An athlete can get away with sleep deprivation for one night and still perform well. Though some studies have shown that this one night sleep loss will affect some cognitive functions, as well as, reaction time, anaerobic power tends to remain unaffected. After several nights of sleep deprivation there are statistically significant issues, the athlete’s heart and ventilation rate increase during activity. This has an adverse effect on max VO2. Not good for peak performance nor cooling during competition.
As sleep debt increases over time the problems are exacerbated leading to obvious visible effects on performance. Coaches may become perplexed over the season about a significant drop in an athlete’s ability and address everything but the problem, that is, lack of sleep. The athlete obtaining normal sleep patterns and napping is the answer.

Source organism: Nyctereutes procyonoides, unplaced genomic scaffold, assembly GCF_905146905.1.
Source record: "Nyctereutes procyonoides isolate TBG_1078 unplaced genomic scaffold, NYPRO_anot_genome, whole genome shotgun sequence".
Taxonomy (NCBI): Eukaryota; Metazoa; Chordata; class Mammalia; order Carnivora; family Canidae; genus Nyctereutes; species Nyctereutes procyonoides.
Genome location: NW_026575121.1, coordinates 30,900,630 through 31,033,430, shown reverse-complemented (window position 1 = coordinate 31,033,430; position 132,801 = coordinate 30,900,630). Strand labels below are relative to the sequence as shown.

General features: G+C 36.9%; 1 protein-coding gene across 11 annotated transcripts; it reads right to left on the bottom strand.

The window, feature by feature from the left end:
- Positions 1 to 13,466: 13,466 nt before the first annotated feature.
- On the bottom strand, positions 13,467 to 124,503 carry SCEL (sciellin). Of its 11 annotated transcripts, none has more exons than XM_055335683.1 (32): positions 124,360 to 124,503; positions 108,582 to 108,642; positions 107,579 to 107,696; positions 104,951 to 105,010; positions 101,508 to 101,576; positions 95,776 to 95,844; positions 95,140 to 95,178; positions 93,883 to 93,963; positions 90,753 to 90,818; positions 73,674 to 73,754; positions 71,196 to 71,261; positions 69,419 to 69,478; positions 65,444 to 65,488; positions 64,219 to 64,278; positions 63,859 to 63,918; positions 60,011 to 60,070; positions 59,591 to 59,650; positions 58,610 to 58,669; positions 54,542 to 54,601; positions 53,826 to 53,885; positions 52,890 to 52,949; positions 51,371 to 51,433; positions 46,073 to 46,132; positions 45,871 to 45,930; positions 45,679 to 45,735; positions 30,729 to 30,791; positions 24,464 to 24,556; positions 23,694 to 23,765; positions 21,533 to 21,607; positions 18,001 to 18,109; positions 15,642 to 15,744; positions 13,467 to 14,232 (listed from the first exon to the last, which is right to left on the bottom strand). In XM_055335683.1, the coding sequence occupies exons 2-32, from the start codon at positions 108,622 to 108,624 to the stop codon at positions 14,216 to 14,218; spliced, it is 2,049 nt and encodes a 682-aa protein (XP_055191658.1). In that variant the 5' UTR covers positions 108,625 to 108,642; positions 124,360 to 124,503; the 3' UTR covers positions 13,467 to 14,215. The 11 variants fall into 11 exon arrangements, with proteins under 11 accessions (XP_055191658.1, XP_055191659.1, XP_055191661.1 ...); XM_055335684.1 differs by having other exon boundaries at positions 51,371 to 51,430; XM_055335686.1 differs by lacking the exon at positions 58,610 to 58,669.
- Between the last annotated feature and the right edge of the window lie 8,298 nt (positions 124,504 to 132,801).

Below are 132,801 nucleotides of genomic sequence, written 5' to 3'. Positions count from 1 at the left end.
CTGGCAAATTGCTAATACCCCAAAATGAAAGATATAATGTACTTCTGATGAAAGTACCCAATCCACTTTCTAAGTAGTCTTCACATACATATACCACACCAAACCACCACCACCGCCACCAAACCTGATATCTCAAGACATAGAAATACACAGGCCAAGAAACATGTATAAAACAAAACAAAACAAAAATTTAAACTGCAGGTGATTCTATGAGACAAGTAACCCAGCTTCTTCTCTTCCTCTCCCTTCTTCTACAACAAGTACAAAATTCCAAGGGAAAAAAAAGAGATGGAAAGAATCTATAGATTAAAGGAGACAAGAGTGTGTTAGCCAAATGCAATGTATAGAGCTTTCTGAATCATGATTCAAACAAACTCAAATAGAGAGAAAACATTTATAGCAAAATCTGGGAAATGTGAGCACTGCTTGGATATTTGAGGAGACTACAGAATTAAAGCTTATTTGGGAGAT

Napping, by the sleep deprived, has been shown to improve reaction time, sprinting times and performance on vigilance tasks. The old post-lunch nap improves alertness and aspects of mental and physical performance of athletes following partial sleep loss.
As an athlete ask yourself this:
1. Do I go to bed and wake up at the same times every day?
2. Do I take daily naps if I fail to get enough sleep at night?
As a coach:
3. Do I allow for sleep as part of the athletic schedule?
4. Do I review the issues of rest and recovery periodically throughout the year?
Sleep to Get and stay Strong.